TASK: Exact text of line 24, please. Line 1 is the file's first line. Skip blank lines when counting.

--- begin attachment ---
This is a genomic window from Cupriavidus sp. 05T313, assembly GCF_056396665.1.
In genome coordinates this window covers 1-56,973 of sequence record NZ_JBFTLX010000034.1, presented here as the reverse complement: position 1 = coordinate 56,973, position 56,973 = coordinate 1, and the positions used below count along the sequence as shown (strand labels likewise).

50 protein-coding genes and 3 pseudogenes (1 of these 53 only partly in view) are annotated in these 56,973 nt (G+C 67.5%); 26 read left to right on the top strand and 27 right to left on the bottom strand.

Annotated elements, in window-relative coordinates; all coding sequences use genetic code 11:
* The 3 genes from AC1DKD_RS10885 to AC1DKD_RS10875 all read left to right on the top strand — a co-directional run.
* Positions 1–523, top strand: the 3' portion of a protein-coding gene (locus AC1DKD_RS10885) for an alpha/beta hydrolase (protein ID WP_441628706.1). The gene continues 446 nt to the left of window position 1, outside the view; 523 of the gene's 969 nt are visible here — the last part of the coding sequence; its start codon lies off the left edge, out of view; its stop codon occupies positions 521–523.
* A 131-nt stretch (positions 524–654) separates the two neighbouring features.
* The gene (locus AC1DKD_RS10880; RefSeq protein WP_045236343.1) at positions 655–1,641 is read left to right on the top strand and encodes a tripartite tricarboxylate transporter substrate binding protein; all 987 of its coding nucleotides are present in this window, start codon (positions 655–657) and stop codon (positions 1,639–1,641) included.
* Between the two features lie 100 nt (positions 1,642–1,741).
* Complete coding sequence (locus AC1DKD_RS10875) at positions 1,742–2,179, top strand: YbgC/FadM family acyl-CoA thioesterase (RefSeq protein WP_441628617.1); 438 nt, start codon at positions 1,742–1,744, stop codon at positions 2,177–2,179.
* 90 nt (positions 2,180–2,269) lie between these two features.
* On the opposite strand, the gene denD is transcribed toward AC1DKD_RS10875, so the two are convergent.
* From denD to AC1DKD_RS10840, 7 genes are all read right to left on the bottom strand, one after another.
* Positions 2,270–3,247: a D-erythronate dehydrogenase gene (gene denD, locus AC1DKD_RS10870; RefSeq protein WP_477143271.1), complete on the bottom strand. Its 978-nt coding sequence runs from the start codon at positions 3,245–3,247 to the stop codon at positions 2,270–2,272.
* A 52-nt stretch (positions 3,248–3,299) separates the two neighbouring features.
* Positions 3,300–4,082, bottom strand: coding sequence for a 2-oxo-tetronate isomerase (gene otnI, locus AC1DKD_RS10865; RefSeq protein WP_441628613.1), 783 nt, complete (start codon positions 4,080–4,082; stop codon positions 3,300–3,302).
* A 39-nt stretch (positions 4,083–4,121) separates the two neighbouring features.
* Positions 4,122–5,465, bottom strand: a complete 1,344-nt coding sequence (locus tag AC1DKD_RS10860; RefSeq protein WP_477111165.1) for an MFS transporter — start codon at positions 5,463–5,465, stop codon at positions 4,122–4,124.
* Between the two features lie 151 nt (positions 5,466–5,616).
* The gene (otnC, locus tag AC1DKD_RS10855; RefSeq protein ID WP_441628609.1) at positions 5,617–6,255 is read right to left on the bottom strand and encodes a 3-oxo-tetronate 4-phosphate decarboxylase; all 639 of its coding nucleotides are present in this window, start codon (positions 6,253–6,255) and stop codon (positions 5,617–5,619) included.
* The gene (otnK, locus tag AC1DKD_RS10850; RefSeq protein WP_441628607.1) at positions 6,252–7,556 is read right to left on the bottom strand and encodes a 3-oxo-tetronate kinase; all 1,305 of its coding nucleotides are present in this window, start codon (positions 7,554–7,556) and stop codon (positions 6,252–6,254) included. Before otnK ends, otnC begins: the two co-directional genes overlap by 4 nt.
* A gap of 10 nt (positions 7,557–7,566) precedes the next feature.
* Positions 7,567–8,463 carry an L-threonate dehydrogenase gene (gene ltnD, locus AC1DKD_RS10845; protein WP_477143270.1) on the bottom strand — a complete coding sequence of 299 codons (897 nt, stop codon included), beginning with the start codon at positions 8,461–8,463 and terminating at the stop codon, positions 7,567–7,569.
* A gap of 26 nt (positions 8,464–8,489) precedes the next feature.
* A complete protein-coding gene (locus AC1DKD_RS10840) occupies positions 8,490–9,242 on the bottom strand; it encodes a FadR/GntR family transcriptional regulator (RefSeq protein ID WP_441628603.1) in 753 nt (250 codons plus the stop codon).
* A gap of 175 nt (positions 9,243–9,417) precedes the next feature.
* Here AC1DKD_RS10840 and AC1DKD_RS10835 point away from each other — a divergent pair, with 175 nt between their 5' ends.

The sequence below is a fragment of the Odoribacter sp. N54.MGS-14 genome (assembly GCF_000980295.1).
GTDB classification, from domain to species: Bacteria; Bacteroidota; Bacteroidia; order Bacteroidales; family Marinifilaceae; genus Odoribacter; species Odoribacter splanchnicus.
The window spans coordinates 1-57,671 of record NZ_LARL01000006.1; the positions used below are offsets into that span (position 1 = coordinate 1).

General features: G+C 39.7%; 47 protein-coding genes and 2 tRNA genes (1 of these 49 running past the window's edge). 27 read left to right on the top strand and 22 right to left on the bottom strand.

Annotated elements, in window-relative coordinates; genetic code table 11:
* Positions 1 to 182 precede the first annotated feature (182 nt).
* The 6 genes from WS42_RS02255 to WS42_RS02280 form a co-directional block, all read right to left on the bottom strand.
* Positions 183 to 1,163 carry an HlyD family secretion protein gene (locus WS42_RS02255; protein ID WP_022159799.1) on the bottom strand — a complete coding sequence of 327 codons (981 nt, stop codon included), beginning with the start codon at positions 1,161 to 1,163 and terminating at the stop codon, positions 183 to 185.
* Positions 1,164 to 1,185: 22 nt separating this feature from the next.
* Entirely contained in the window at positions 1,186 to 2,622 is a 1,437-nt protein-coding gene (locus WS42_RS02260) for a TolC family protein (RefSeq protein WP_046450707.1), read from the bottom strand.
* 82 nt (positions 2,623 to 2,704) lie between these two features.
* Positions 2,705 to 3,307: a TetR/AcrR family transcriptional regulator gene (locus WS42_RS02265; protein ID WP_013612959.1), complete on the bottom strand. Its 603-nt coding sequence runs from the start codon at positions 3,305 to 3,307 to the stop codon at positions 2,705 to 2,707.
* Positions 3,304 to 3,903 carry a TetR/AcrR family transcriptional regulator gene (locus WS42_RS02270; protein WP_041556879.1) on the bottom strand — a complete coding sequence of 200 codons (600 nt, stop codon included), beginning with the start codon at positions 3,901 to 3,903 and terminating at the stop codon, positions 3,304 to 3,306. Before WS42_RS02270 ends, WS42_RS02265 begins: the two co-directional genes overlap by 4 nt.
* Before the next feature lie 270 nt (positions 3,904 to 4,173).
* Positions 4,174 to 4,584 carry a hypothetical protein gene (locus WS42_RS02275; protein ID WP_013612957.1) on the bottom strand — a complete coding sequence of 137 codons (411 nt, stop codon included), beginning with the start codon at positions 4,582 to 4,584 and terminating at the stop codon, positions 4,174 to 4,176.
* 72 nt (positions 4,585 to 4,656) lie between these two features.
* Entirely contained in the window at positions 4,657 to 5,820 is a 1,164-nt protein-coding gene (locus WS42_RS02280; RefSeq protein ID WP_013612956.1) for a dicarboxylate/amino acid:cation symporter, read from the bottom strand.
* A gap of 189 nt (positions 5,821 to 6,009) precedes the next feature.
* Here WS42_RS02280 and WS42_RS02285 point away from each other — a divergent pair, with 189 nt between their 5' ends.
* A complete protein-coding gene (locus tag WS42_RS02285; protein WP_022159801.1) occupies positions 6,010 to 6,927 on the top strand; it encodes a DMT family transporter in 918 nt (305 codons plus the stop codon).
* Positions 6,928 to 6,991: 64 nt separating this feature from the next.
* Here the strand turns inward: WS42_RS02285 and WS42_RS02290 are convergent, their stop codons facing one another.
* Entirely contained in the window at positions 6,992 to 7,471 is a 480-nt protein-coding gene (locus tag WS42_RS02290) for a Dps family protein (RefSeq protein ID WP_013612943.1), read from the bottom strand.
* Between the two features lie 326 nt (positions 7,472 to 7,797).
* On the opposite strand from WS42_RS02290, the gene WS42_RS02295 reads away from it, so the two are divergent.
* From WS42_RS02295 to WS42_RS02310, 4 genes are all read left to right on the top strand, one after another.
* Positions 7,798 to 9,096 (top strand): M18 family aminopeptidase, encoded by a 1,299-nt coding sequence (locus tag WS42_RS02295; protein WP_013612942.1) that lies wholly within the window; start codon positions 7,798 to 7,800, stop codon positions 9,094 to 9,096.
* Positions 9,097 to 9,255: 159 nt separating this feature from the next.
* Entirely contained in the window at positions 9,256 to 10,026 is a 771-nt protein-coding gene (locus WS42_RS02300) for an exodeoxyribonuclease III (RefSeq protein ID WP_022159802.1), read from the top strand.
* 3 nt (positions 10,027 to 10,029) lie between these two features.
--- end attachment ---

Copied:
* A gap of 26 nt (positions 8,464–8,489) precedes the next feature.